on cross-disciplinary global disability research.
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Members of the department contribute to IGH public meetings which bring
together expertise on global health issues from all faculties within
Contact: Sarah Ball, Tel: (internal x82 72 2352)
2012 Seminar Series
Title: ‘Using ‘gist-based’ information to reduce inequalities and improve cancer screening uptake’
Speaker: Mr Sam Smith
Date & Time: Thursday 4th October 1pm-2pm
Venue: G37 & G38
Colorectal cancer (CRC) is one of the most commonly diagnosed cancers. Survival is strongly associated with stage of diagnosis, with 5-year relative survival ranging between 93.2%-6.6% in the earliest (Dukes A) to latest (Dukes B) stages. Increasing the number of CRCs detected at early stages may therefore increase survival.
Screening for CRC is one way of achieving this aim. The English NHS Bowel Cancer Screening invites individuals aged 60-69 (currently extending to age 74) to complete a biennial Faecal Occult Blood test (FOBt). Routinely collected data indicate that 54% of individuals returned an adequate FOBt in the first round of invitations. Importantly, uptake of screening followed a social gradient, ranging between 35-61% in the most to least deprived areas respectively.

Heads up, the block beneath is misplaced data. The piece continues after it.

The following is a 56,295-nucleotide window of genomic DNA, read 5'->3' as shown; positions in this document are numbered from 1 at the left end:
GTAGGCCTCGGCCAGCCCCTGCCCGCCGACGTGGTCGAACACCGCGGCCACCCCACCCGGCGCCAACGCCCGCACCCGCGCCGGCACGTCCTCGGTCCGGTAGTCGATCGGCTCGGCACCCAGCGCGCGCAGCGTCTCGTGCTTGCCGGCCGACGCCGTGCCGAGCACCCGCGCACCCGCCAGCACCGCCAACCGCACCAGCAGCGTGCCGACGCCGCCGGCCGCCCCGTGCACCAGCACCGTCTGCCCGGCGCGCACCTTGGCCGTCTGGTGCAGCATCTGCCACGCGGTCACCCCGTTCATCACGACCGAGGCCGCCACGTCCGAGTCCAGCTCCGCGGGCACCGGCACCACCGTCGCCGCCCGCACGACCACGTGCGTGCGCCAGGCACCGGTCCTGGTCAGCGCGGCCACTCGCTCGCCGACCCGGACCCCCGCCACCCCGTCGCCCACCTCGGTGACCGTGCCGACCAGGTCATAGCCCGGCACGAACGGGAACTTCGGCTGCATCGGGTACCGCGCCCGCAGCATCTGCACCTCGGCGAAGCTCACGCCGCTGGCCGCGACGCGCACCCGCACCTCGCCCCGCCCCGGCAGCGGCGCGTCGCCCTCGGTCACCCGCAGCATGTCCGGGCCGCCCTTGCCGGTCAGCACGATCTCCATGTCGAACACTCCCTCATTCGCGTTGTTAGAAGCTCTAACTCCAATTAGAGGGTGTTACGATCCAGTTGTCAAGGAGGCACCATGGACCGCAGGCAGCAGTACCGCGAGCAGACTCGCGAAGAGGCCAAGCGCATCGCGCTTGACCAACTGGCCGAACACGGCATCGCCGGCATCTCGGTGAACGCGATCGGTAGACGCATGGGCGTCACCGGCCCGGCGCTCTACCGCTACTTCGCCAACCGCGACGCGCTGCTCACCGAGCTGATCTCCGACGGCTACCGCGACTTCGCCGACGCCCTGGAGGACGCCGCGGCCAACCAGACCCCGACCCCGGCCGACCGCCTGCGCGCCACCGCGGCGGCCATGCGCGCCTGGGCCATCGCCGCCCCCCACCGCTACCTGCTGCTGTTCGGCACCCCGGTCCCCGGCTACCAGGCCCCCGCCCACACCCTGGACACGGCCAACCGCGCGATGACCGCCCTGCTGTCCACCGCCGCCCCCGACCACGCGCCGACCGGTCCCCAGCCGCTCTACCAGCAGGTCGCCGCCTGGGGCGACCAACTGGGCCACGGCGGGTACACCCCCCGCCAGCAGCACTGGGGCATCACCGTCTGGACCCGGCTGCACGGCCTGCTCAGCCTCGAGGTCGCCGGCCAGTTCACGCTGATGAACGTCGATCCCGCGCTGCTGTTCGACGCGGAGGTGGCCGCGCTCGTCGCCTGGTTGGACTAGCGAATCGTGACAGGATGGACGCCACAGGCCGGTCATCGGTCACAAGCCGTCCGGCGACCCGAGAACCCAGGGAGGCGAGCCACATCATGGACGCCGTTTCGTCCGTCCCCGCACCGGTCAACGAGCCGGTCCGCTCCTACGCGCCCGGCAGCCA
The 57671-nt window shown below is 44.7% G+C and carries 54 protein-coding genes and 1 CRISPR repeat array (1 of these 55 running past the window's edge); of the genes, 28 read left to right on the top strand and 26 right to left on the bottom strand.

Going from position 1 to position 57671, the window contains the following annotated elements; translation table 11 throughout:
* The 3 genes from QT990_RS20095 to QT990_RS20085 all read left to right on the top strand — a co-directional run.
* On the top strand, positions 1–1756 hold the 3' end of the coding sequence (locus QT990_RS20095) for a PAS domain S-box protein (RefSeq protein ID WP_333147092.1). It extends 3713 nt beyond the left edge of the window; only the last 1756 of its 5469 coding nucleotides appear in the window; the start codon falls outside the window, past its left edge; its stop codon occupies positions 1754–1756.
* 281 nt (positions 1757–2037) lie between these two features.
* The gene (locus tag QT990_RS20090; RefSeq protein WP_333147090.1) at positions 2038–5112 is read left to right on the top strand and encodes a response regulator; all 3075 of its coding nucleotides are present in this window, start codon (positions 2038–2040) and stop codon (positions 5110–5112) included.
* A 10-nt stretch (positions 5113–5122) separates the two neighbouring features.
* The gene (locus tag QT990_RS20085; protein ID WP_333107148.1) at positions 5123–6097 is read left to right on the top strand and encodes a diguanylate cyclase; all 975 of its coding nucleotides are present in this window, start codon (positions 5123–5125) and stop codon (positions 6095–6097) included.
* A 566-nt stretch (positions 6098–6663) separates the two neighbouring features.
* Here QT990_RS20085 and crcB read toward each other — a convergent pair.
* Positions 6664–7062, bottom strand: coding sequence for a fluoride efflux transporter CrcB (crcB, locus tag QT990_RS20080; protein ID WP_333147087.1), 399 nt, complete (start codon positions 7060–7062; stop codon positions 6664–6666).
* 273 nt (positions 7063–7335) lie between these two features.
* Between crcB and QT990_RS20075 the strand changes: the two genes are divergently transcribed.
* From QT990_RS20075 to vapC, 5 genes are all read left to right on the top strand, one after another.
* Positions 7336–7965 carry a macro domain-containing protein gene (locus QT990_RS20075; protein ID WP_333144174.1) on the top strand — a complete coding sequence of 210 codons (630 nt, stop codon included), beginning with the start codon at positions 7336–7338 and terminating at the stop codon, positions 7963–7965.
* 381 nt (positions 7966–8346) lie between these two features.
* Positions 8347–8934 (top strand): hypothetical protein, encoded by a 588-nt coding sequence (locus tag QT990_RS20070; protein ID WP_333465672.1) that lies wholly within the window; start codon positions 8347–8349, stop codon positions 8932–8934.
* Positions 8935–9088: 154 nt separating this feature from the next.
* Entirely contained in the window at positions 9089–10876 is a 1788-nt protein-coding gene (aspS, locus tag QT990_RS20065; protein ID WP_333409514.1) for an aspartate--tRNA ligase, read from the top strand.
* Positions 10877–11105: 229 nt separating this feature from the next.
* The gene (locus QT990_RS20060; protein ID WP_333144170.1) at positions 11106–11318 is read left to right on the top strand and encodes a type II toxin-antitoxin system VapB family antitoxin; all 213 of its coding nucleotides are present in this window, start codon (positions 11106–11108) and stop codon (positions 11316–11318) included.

The health communication materials supplied to the public are the primary way in which people are informed about the aims, advantages and disadvantages of the screening programme. It is therefore important that individuals with less education are not disadvantaged by the provision of information and that communication inequalities do not occur.
This PhD will describe a study assessing the comprehensibility of the current materials (study 1). This is followed by a description of the design and user-testing of a theory-based information leaflet (study 2). Future work outlined involves a pilot randomised controlled trial (RCT) in a community based setting (study 3), and a large cluster RCT that will test the behavioural impact of adding the intervention leaflet to the current NHS Bowel Cancer Screening Programme information materials (study 4).
Sam Smith graduated in 2008 with a First Class Honours in Psychology from City University. He was then awarded an MRC studentship to study for an MSc in Health Psychology (2008-2009) and a further MRC studentship for his doctoral studies (2010-2013). During the first year of his PhD, Sam was awarded a Robert H. Lurie Comprehensive Cancer Center fellowship to study in the Division of General Internal Medicine, Northwestern University (Chicago, IL). Here, he worked on several research papers with the Health Literacy and Learning Program in collaboration with colleagues from the Health Behaviour Research Centre. He is supervised by Professor Jane Wardle, Dr. Christian von Wagner and Mr Austin Obichere.
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